PALO ALTO, Calif. (AP) — Since becoming Hewlett-Packard Co.'s CEO 11 months ago, Meg Whitman has repeatedly made it clear that it will take a long time to turn around the company. Whitman has already prescribed some harsh medicine by setting out to eliminate 27,000 jobs and replacing some top executives. In response to an analyst's question during a Wednesday conference call to discuss the company's fiscal third-quarter results, she listed a litany of challenges still facing HP.
QUESTION: As we think about rolling forward to 2013, with the pace of reinvestment in terms of taking HP where you want it to be, will that require earnings per share to decline, year over year, in 2013?
ANSWER: Let me just sort of elevate all the way back up here, and just try to give you some perspective on the situation that I see at HP now having been here nearly a year.
So, first is, we are facing some macroeconomic trends: Western Europe, the United States, China and the consumer broadly. From an industry perspective, we've got changes where tablets is a growing part of the consumer device business. We've got some challenges around consumer printing, and we've got pricing pressure across the board, which means we need to adjust our cost structure to be able to compete.
You know, sometimes folks say to me, "Well, I'm sure the competitors' are losing money." Actually, they aren't, and we need to make sure that we have a cost structure that allows us to be successful in all parts of the world in all of our businesses
And then we've got some execution challenges. And HP had some very serious challenges and headwinds when I first got here. And we've made progress on many things, but there are still some very serious execution issues in this business. And whether that is improving sales and delivery in (the enterprise solutions division), whether that is getting the pipeline conversion to where it needs to be in software, whether that is our ability to compete successfully in (computer servers), whether that is fixing the weak supplies demand in (the printer division) ... . We are the acknowledged category leader (in printing) and we've got some weakened competitors and we need to go after them. And we also need, as the category leader, we need to grow the relevance of printing, which you've seen us begin to do in some of the advertising that we've done and explain the difference between our ink and (remanufactured) ink and our toner and (remanufactured) toner.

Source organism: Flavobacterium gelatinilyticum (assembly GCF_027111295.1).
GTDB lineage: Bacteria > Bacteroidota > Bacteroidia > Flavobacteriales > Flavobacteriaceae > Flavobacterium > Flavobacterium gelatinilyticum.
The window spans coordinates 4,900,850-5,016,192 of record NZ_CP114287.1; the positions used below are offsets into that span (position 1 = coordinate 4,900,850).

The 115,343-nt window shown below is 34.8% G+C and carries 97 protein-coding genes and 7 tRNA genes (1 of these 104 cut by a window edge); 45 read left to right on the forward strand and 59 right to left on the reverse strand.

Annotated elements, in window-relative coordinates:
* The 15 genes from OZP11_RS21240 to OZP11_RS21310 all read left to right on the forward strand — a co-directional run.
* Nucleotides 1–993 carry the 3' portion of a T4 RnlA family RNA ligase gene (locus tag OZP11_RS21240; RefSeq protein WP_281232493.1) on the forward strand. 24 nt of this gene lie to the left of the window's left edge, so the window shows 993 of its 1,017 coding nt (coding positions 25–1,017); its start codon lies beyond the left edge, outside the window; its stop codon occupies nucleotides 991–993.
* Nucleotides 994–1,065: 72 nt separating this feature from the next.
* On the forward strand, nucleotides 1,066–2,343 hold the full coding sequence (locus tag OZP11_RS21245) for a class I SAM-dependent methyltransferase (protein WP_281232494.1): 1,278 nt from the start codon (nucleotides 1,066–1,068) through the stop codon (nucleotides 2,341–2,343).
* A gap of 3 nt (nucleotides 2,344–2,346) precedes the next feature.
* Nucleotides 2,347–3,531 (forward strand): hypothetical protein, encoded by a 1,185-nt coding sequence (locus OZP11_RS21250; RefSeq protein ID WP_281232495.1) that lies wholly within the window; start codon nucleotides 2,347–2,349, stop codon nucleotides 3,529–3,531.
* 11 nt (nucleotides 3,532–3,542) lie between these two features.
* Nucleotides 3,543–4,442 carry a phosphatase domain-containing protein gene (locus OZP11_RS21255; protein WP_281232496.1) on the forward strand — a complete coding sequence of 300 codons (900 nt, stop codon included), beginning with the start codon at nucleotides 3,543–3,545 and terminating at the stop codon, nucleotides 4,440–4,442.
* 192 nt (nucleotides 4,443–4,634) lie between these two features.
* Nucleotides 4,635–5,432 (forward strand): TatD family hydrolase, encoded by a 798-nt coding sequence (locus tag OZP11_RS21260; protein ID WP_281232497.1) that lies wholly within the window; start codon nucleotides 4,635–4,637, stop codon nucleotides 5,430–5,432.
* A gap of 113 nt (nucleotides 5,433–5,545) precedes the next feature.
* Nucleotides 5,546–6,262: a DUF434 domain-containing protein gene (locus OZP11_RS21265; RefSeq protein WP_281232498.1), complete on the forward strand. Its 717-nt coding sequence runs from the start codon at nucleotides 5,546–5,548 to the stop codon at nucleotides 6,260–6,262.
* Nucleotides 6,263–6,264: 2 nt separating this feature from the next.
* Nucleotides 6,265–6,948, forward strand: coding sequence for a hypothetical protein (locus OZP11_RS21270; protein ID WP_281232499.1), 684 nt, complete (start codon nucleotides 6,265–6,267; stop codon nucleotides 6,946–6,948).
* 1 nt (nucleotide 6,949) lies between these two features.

And, then lastly, sales in my view is not where it should be. I think we've done the right things in reorganizing sales management. I'm excited about that. But we've got to improve our aggressiveness. We've got to improve our go-to-market. And we've just got to get a lot more aggressive and with a much more, shall I say, focused accountability model that we enforce on a day-to-day basis. So when we look at 2013, we're going to tumble all of the pluses and the minuses. We're going to put in the investments that we think are required, and yet we have to have a cost structure that allows us to win in the marketplace. So, we'll have a crisp view of that by 2013.